Handling Large Medical Data Sets for Disease Detection

Handling Large Medical Data Sets for Disease Detection

Rahul Kala (Indian Institute of Information Technology and Management Gwalior, India), Anupam Shukla (ABV – Indian Institute of Information, India) and Ritu Tiwari (ABV – Indian Institute of Information, India)
DOI: 10.4018/978-1-61692-004-3.ch008
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The breakthrough in the field of intelligent systems has spread its fruits to the field of biomedical engineering as well; where a series of models are being applied to automatically detect diseases based on some parameters or inputs. The continuous research in this field has resulted in a large amount of database being created for many diseases which becomes very difficult to train. Also the number of attributes is under constant rise. This increases the dimensionality of the problem and ultimately leads to poor performance. In this chapter we deal with the methods to handle these situations. We discuss the mechanism to divide data between different sub-systems. We also discuss the method of division of the attributes to reduce the training time and complexity. The resultant systems are able to train better due to low computational cost and hence give better performance. We validated this with the Breast Cancer database from the UCI Machine Learning repository and found our algorithm optimal.
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Computational Intelligence has given rise to automation in numerous spheres. Bio-medical engineering is one of these spheres where the computationally intelligent systems have automated the task of detection of diseases. These systems are able to affectively detect the presence or absence of any disease. These systems take the various parameters as inputs that can potentially affect the decision regarding the presence or absence of disease. The system analyzes these inputs and then makes its decision. Every input or parameter affects the decision of the system to some extent. Some parameters are very important whereas the others may behave rather passive in nature. Ideally the larger the number of parameters, the more is the chance of detection of the disease. This is because of the fact that the system is given more information that may be consulted for decision making.

The detection system usually makes use of historic data to formulate rules regarding the analysis. The historic data is a collection of large amount of information regarding the presence or absence of disease in multiple scenarios. The system tries to extract valuable information or rules from this database by the process of machine learning. It then tries to generalize the extracted information or rules to the unknown data. The entire knowledge of the system to detect the disease is based on the learning of the historical data. Hence it can effectively only effectively predict the presence or absence of some disease if the behavior was recorded by the system sometimes earlier and presented at the time of learning as the historical database. In case the same does not hold, the system might not behave as desired and it may give any random or abrupt output. Hence ideally a larger historical database is preferred that can capture as much diversity as possible. The aim is that in the future any unknown input is related to one of the inputs in the historical database.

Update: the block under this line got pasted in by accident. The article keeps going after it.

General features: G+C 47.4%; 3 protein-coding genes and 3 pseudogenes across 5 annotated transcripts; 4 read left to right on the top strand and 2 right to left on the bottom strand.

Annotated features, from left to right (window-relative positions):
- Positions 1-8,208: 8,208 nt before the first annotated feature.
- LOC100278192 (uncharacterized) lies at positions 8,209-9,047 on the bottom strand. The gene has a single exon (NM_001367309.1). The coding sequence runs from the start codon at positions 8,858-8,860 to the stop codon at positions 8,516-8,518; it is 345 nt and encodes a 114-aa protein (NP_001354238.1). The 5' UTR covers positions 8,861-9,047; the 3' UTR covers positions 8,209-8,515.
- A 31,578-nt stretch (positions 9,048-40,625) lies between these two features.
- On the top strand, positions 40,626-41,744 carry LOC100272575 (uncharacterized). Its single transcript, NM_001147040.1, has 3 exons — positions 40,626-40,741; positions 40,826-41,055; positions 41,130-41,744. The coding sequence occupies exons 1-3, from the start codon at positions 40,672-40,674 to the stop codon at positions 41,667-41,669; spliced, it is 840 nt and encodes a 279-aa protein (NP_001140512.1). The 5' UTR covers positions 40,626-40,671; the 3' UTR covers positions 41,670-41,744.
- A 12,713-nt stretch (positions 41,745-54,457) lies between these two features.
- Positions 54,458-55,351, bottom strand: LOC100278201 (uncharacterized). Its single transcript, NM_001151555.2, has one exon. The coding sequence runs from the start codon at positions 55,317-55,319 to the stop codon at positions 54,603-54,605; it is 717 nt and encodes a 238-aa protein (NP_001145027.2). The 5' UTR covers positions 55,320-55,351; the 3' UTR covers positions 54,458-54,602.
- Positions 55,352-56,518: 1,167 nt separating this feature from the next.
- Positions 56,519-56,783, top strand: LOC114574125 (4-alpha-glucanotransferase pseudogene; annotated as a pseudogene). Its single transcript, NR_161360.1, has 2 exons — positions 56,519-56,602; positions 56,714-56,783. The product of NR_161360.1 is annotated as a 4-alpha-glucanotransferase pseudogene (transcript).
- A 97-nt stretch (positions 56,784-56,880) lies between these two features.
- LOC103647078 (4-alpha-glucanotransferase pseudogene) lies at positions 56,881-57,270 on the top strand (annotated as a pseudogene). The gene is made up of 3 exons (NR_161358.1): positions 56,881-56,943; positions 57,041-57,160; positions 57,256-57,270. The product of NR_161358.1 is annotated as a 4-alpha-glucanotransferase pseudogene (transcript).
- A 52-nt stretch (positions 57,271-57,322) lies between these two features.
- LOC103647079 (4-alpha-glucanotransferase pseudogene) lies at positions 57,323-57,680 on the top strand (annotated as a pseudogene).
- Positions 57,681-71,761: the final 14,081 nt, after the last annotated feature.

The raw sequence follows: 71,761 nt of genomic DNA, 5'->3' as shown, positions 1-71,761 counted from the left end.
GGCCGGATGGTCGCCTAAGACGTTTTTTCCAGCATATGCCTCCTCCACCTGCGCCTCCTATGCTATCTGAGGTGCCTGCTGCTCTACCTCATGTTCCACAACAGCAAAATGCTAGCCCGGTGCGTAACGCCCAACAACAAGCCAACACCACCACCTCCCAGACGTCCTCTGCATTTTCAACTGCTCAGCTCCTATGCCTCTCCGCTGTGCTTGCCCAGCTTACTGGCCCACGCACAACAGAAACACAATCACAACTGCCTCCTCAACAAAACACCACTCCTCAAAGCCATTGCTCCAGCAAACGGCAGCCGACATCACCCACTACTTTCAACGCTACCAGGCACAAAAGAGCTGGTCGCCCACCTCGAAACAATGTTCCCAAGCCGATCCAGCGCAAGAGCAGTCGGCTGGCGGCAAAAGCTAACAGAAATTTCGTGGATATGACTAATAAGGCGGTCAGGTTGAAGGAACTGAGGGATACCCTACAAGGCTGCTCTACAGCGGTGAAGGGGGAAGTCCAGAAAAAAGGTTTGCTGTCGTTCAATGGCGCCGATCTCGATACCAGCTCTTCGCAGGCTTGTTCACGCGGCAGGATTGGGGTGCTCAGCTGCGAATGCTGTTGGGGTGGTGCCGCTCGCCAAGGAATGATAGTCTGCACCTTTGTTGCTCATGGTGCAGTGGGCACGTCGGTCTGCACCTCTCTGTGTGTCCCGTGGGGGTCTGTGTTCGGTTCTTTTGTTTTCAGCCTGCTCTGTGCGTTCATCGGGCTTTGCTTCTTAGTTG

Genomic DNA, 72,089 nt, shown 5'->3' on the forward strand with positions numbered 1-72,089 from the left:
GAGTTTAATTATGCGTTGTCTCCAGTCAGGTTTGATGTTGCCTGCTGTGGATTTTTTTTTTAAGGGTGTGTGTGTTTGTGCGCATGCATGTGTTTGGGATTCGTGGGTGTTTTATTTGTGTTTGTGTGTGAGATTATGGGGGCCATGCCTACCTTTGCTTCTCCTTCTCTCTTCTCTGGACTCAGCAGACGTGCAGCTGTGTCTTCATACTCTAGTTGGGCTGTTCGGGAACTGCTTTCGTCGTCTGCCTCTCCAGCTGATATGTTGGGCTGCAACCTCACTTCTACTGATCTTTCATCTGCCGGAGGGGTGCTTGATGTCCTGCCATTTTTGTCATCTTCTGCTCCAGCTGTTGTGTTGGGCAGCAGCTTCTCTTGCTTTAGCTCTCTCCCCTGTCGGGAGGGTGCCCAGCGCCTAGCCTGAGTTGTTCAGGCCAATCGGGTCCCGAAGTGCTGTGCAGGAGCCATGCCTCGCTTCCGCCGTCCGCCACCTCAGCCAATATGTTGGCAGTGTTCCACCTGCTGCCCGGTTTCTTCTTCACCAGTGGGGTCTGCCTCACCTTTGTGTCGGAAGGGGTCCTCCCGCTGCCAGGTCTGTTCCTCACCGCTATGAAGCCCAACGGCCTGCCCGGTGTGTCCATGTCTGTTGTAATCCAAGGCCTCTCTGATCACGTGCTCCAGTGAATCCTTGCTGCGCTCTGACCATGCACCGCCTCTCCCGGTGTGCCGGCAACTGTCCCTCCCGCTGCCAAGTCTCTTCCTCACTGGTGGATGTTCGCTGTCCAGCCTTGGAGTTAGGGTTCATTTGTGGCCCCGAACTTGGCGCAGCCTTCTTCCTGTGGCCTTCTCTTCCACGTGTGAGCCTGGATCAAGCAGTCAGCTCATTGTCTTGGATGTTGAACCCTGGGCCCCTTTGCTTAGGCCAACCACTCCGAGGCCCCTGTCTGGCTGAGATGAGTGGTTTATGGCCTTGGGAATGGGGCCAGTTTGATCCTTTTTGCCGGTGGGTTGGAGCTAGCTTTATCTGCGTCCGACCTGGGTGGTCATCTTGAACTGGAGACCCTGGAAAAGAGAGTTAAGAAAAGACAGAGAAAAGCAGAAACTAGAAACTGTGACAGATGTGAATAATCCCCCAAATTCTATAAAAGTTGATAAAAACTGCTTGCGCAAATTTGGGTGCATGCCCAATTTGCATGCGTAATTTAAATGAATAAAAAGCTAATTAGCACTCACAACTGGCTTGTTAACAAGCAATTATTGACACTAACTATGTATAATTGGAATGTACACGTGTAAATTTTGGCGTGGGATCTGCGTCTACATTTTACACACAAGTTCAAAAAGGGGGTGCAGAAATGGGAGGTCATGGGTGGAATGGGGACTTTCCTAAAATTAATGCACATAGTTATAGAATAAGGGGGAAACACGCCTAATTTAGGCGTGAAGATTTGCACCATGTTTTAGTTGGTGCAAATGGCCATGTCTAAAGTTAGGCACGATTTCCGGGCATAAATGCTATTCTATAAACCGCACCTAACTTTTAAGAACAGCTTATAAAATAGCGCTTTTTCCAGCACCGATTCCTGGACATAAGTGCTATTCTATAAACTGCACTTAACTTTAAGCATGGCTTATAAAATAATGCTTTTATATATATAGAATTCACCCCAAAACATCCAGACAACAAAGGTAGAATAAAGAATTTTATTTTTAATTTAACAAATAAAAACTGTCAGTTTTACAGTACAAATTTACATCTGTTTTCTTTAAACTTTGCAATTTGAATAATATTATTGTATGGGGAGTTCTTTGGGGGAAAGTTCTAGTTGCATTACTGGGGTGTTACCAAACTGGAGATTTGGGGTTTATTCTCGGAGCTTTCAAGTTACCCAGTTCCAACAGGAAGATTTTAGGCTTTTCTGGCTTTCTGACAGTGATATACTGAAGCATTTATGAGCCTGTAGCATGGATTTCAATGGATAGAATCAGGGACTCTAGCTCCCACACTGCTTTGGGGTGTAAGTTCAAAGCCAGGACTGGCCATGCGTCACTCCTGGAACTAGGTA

The large number of attributes in the system as well as the large number of training data size in the historical database seems to be a big boon for the system. However, this may have a negative impact on the system in terms of computational time. The larger number of attributes or data set instances has a multiplicative impact on the time of training. It may hence be possible that the system is unable to train itself in finite time. This would drop the efficiency of the system and the entire system would become sub-optimal. Further, the larger number of attributes makes the system very flexible. The entire system can now assume more behavior by different values of outputs for different inputs. In other words there is an increase in the number of parameters of the systems that require more data and time for training. There is always an associated risk of sub-optimal training as a result of the added attributes. Hence an increase in attributes or the number of inputs is not always desirable.

The larger number of instances of training data in the training data set also has negative affects apart from the time complexity being increased. More data added to the system may add unique characteristics to the system which is to be modeled. This may be an exception to the present state and behavior of the system. As a result the system would have to formulate new rules or learning to accommodate the input that acts as an exception. This would add to the complexity of the system. Further the complex systems are more computationally expensive and difficult to train due to the large system parameters. Also the training may be sub-optimal. This puts a serious limitation to the increase of data.

It may not always be the case that adding attributes or training instances is poor for the system. Some added attributes showing behavior of correlation to one or more of the already existing attributes may not make the system that sensitive. Similarly if all of the added inputs show normal behavior as the rest of the inputs in the database, there would not be much adverse affect on the system performance. In such cases we may consider the addition to play role in time only. It may at the same time help in optimal system tuning.

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